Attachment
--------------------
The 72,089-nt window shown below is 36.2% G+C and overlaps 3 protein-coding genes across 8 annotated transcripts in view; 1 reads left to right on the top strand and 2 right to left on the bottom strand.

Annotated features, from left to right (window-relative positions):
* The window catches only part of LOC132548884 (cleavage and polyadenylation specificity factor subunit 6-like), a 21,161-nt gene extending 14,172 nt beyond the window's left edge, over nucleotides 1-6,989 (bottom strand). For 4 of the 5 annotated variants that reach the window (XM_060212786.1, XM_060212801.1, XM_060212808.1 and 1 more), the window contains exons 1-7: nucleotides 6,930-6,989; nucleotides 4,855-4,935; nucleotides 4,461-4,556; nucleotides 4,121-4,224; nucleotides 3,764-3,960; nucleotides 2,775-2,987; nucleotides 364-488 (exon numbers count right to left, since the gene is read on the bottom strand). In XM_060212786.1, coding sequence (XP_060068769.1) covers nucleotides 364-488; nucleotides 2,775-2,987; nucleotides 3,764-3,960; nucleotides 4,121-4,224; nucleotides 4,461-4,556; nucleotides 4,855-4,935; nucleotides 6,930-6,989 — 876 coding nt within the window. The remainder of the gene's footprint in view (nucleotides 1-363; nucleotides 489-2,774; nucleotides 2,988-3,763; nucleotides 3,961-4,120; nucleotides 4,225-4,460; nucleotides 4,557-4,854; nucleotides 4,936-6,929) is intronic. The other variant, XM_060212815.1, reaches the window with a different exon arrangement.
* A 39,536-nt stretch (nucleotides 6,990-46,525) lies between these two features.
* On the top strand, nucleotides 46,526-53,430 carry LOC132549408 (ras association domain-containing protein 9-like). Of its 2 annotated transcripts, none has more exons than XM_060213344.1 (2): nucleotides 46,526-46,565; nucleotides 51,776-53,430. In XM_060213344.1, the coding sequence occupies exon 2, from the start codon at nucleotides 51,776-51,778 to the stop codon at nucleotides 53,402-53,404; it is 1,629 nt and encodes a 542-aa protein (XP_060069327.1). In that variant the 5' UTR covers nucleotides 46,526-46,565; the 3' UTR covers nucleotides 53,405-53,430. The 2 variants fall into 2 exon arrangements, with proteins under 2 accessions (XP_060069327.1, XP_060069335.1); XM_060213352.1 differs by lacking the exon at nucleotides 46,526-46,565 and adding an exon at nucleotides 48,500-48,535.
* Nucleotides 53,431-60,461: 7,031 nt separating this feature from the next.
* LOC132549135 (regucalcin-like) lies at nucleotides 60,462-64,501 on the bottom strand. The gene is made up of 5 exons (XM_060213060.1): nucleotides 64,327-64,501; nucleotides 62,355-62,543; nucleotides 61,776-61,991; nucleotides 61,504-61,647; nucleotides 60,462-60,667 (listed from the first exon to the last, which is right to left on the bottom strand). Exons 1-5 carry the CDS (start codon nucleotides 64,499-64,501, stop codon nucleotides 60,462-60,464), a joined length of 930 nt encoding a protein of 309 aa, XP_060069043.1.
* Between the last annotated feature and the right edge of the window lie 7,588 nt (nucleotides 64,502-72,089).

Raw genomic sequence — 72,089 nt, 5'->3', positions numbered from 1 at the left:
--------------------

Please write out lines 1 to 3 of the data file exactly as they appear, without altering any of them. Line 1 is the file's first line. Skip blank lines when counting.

The 72,089-nt window shown below is 36.2% G+C and overlaps 3 protein-coding genes across 8 annotated transcripts in view; 1 reads left to right on the top strand and 2 right to left on the bottom strand.

Annotated features, from left to right (window-relative positions):
* The window catches only part of LOC132548884 (cleavage and polyadenylation specificity factor subunit 6-like), a 21,161-nt gene extending 14,172 nt beyond the window's left edge, over nucleotides 1-6,989 (bottom strand). For 4 of the 5 annotated variants that reach the window (XM_060212786.1, XM_060212801.1, XM_060212808.1 and 1 more), the window contains exons 1-7: nucleotides 6,930-6,989; nucleotides 4,855-4,935; nucleotides 4,461-4,556; nucleotides 4,121-4,224; nucleotides 3,764-3,960; nucleotides 2,775-2,987; nucleotides 364-488 (exon numbers count right to left, since the gene is read on the bottom strand). In XM_060212786.1, coding sequence (XP_060068769.1) covers nucleotides 364-488; nucleotides 2,775-2,987; nucleotides 3,764-3,960; nucleotides 4,121-4,224; nucleotides 4,461-4,556; nucleotides 4,855-4,935; nucleotides 6,930-6,989 — 876 coding nt within the window. The remainder of the gene's footprint in view (nucleotides 1-363; nucleotides 489-2,774; nucleotides 2,988-3,763; nucleotides 3,961-4,120; nucleotides 4,225-4,460; nucleotides 4,557-4,854; nucleotides 4,936-6,929) is intronic. The other variant, XM_060212815.1, reaches the window with a different exon arrangement.